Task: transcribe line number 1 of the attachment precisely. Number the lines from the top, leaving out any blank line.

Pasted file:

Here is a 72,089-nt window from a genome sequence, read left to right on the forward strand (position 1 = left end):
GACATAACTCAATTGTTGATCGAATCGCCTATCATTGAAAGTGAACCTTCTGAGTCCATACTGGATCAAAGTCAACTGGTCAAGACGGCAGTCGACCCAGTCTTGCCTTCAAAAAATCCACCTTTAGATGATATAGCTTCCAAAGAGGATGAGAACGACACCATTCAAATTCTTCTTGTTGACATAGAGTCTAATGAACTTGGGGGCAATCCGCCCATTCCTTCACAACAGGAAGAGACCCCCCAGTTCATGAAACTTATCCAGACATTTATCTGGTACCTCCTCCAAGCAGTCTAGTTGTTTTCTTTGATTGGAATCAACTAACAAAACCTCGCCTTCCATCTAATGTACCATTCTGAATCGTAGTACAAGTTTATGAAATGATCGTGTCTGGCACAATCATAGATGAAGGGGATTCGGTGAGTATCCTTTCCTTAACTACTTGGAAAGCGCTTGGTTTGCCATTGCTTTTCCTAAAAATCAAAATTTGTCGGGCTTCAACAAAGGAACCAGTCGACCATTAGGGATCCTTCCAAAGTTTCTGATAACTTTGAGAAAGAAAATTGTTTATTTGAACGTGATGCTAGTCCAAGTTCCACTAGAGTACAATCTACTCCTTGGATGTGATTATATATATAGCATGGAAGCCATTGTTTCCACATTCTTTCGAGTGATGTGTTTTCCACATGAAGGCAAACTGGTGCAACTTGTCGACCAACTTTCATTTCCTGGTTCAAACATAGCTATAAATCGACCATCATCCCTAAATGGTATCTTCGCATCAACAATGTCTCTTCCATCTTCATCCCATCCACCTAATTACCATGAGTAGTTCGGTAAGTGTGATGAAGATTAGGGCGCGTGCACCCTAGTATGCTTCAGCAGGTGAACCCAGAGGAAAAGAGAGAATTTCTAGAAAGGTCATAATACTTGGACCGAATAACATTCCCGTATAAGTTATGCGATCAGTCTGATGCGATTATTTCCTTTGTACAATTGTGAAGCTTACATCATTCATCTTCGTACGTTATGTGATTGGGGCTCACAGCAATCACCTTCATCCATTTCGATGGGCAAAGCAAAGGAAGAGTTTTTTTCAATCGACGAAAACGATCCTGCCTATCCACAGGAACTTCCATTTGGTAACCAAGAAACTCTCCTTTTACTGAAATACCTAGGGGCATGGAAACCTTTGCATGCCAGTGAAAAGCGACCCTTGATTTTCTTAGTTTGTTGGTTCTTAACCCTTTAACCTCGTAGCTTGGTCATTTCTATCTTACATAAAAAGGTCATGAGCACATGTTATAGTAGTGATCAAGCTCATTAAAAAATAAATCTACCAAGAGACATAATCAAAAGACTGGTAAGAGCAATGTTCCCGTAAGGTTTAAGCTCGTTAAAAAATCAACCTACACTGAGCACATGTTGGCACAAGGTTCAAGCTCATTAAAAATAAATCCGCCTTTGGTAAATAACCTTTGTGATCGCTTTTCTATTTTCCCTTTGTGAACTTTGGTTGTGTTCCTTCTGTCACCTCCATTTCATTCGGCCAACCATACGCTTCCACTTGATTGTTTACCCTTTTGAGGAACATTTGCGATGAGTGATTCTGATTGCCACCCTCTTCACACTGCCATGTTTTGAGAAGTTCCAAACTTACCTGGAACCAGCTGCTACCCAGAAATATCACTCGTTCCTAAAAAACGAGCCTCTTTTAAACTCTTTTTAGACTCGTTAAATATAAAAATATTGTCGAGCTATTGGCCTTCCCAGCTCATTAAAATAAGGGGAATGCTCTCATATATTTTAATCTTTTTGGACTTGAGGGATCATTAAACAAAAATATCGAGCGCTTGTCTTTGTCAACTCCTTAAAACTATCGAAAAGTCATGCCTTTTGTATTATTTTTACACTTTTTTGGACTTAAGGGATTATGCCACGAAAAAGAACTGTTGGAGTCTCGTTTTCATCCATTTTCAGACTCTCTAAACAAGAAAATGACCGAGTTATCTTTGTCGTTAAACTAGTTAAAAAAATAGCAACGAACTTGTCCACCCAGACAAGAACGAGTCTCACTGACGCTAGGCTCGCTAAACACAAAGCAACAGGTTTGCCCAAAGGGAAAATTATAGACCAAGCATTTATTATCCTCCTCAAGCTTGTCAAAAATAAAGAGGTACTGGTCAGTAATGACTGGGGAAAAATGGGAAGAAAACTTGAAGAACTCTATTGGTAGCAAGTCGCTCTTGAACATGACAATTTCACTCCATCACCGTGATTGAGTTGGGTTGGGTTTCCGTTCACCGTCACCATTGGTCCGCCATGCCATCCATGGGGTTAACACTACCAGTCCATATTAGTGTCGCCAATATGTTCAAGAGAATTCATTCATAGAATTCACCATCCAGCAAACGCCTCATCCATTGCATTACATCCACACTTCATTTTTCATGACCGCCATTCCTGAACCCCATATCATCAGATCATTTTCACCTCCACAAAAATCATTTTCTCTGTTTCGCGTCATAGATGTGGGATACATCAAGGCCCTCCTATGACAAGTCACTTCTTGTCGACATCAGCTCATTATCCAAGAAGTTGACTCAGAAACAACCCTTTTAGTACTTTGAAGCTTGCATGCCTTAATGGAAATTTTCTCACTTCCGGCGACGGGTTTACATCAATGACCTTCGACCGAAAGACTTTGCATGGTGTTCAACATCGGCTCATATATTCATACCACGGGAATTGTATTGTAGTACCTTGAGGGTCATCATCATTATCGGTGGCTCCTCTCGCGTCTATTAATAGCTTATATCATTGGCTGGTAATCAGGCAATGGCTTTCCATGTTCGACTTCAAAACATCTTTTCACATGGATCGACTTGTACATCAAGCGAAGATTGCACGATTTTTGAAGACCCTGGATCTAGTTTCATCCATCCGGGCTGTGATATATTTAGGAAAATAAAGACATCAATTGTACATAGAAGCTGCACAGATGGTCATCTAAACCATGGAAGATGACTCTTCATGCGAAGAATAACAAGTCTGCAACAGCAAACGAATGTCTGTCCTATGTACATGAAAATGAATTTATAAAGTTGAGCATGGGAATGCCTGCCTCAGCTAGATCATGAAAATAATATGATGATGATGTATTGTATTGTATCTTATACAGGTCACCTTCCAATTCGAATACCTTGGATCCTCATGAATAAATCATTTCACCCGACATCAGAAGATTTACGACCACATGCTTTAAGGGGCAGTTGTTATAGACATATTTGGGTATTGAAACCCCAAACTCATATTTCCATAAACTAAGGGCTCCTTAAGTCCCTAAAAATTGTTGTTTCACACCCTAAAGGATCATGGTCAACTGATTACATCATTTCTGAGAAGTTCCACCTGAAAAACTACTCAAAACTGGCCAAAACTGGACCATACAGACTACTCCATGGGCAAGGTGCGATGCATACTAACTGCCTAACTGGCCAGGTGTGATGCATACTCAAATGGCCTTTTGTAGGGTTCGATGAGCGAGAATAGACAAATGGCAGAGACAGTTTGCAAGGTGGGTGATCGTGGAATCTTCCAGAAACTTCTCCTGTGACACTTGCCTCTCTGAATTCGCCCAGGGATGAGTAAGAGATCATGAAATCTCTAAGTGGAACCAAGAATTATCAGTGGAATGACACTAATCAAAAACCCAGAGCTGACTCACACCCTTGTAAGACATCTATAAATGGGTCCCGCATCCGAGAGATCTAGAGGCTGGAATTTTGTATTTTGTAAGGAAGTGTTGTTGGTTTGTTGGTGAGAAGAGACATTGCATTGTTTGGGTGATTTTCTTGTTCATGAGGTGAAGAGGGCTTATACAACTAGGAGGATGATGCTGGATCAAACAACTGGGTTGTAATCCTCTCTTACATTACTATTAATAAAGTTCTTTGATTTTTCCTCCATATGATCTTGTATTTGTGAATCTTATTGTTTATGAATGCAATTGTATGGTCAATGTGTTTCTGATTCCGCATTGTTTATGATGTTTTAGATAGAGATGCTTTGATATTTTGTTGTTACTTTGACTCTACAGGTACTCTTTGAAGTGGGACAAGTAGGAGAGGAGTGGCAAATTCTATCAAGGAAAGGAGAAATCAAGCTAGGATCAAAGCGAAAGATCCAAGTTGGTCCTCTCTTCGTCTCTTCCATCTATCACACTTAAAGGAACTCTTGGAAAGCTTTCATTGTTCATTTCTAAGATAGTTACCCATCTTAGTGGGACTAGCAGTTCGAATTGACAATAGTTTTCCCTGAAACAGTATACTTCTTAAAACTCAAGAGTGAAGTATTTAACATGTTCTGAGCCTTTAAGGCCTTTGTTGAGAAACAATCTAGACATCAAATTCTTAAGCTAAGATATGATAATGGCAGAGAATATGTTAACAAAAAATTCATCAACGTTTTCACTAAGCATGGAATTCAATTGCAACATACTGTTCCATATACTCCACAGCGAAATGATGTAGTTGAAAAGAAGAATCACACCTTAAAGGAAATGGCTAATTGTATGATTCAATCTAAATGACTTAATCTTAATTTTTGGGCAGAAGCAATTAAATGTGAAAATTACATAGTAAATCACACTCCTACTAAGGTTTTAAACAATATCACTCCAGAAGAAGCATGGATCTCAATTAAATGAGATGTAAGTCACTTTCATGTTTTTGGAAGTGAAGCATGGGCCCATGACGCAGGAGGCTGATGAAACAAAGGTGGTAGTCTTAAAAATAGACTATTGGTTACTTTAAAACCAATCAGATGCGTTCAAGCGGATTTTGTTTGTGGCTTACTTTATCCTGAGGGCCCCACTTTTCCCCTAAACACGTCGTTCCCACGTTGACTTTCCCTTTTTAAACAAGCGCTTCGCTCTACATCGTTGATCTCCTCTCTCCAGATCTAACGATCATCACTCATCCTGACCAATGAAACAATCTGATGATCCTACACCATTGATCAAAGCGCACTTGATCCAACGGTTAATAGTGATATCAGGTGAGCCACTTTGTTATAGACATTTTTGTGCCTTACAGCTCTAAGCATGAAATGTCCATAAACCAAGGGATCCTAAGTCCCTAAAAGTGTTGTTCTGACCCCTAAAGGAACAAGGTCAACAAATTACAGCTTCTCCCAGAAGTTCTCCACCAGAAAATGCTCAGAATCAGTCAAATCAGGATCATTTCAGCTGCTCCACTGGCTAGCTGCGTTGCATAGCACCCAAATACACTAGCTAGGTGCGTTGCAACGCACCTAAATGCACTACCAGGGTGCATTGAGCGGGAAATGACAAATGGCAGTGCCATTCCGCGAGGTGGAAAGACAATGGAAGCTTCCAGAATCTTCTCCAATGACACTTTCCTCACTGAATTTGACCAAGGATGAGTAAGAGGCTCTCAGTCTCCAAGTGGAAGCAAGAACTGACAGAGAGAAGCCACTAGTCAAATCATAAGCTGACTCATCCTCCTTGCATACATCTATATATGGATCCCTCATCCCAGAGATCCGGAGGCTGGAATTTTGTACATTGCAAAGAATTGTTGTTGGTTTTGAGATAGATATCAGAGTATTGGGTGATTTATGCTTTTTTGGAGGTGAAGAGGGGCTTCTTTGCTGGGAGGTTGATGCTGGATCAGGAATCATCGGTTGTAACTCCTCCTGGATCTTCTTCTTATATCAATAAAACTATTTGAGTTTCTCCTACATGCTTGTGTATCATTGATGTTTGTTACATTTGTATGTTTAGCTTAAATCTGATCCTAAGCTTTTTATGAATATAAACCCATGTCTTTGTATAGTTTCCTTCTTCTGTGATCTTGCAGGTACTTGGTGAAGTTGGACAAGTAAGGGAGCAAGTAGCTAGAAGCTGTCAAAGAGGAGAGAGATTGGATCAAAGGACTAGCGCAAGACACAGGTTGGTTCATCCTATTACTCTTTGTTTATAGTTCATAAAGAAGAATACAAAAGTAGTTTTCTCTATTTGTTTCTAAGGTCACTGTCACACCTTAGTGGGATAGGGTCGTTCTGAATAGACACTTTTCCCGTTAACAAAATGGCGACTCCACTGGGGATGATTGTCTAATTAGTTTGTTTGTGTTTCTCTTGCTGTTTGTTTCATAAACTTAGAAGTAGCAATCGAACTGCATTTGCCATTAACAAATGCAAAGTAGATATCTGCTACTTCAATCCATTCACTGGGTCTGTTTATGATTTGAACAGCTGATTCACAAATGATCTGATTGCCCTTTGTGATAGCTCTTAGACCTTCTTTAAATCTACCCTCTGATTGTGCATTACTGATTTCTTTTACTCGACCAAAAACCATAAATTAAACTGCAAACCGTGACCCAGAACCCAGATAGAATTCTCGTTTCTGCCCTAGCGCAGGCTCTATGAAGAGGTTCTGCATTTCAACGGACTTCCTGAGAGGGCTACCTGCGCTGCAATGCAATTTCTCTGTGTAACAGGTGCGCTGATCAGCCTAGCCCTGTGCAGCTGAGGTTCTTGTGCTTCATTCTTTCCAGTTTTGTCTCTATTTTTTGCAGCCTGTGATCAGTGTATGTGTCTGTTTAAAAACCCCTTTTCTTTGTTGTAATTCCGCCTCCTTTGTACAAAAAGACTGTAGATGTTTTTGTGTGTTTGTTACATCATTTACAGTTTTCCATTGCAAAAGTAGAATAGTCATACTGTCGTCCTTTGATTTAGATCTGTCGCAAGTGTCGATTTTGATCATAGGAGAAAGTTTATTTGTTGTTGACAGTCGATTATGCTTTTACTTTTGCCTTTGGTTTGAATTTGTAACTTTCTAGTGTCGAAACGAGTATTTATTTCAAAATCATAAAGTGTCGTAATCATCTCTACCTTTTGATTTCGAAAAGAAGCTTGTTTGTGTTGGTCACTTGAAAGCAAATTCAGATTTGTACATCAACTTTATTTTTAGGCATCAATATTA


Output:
Here is a 72,089-nt window from a genome sequence, read left to right on the forward strand (position 1 = left end):